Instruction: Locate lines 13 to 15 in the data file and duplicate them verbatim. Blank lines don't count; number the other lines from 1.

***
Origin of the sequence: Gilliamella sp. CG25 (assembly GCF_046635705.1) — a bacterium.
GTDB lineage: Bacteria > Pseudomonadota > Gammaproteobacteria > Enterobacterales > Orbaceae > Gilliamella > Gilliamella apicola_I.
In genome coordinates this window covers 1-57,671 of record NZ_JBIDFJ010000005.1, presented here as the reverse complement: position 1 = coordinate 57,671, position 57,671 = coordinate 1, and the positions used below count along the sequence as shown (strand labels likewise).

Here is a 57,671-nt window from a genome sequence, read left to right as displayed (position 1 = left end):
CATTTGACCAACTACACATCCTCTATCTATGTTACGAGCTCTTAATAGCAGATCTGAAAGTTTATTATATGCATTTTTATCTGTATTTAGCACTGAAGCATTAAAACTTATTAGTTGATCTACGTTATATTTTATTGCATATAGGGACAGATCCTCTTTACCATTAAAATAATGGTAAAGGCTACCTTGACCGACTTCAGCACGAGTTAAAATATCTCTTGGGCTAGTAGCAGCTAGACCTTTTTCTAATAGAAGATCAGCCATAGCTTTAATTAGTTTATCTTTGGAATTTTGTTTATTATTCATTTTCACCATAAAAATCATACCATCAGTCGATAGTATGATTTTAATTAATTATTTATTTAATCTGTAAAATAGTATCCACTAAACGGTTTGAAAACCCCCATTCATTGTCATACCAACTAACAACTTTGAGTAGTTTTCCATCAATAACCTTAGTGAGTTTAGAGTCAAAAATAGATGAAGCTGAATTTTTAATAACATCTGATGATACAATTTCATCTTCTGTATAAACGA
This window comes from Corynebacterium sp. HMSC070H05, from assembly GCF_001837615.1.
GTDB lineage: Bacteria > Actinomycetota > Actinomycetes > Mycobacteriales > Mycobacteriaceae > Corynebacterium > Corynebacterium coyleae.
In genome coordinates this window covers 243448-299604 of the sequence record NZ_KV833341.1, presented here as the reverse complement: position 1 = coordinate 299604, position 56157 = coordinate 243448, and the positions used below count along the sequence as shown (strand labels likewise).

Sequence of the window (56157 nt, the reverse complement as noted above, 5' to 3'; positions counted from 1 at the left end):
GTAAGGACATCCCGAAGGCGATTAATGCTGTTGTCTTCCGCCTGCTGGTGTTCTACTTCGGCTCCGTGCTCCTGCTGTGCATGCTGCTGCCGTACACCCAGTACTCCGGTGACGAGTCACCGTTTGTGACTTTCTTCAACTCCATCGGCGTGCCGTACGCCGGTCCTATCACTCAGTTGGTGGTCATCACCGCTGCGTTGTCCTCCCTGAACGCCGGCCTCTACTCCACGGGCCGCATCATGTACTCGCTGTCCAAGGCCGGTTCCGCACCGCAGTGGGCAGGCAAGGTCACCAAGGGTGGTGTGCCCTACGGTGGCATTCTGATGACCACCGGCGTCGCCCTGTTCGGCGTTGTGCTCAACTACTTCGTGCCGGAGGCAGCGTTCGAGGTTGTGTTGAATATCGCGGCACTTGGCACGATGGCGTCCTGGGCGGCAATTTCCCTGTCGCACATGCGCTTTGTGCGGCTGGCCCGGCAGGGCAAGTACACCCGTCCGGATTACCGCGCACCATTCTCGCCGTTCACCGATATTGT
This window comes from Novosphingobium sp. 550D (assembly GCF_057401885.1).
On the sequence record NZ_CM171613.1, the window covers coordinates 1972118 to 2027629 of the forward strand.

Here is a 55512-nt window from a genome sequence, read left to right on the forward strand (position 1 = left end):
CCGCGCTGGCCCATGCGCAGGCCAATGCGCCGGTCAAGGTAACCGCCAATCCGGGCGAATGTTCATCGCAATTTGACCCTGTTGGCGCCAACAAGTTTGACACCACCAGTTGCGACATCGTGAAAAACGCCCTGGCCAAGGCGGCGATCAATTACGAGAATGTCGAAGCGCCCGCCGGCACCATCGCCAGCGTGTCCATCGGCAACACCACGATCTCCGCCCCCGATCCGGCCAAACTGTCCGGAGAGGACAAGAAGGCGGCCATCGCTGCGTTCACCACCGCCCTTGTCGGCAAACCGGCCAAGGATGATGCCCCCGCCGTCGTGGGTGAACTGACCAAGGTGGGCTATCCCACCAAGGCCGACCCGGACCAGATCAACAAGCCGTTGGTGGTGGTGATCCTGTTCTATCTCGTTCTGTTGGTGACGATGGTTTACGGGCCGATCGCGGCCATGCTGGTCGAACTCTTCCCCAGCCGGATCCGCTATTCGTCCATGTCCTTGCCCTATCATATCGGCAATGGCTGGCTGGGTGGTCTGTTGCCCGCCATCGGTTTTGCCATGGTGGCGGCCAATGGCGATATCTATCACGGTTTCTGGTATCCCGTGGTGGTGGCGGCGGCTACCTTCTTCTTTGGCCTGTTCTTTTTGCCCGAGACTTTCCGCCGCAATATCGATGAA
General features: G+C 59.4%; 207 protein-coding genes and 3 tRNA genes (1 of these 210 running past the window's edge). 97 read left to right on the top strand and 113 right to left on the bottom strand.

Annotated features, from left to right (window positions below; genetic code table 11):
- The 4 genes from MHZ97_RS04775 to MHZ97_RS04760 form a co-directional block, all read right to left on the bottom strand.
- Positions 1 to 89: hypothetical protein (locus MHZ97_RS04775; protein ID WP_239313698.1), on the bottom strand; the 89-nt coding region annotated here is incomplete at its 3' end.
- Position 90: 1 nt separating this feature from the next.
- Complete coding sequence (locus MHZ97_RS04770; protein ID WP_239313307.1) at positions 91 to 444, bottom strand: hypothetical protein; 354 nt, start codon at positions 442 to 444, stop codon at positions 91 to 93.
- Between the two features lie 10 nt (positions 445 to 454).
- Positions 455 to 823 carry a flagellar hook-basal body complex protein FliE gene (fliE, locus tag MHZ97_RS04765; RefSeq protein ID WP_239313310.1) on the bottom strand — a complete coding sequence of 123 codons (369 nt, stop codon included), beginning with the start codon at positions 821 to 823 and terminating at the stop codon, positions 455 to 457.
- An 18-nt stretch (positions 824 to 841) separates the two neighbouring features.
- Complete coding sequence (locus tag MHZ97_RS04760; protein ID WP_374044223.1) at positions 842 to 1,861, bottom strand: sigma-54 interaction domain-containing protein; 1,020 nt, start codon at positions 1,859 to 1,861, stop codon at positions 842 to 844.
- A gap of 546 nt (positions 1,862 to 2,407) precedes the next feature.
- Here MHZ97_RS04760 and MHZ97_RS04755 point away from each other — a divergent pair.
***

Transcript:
Here is a 55512-nt window from a genome sequence, read left to right on the forward strand (position 1 = left end):
CCGCGCTGGCCCATGCGCAGGCCAATGCGCCGGTCAAGGTAACCGCCAATCCGGGCGAATGTTCATCGCAATTTGACCCTGTTGGCGCCAACAAGTTTGACACCACCAGTTGCGACATCGTGAAAAACGCCCTGGCCAAGGCGGCGATCAATTACGAGAATGTCGAAGCGCCCGCCGGCACCATCGCCAGCGTGTCCATCGGCAACACCACGATCTCCGCCCCCGATCCGGCCAAACTGTCCGGAGAGGACAAGAAGGCGGCCATCGCTGCGTTCACCACCGCCCTTGTCGGCAAACCGGCCAAGGATGATGCCCCCGCCGTCGTGGGTGAACTGACCAAGGTGGGCTATCCCACCAAGGCCGACCCGGACCAGATCAACAAGCCGTTGGTGGTGGTGATCCTGTTCTATCTCGTTCTGTTGGTGACGATGGTTTACGGGCCGATCGCGGCCATGCTGGTCGAACTCTTCCCCAGCCGGATCCGCTATTCGTCCATGTCCTTGCCCTATCATATCGGCAATGGCTGGCTGGGTGGTCTGTTGCCCGCCATCGGTTTTGCCATGGTGGCGGCCAATGGCGATATCTATCACGGTTTCTGGTATCCCGTGGTGGTGGCGGCGGCTACCTTCTTCTTTGGCCTGTTCTTTTTGCCCGAGACTTTCCGCCGCAATATCGATGAA
General features: G+C 59.4%; 207 protein-coding genes and 3 tRNA genes (1 of these 210 running past the window's edge). 97 read left to right on the top strand and 113 right to left on the bottom strand.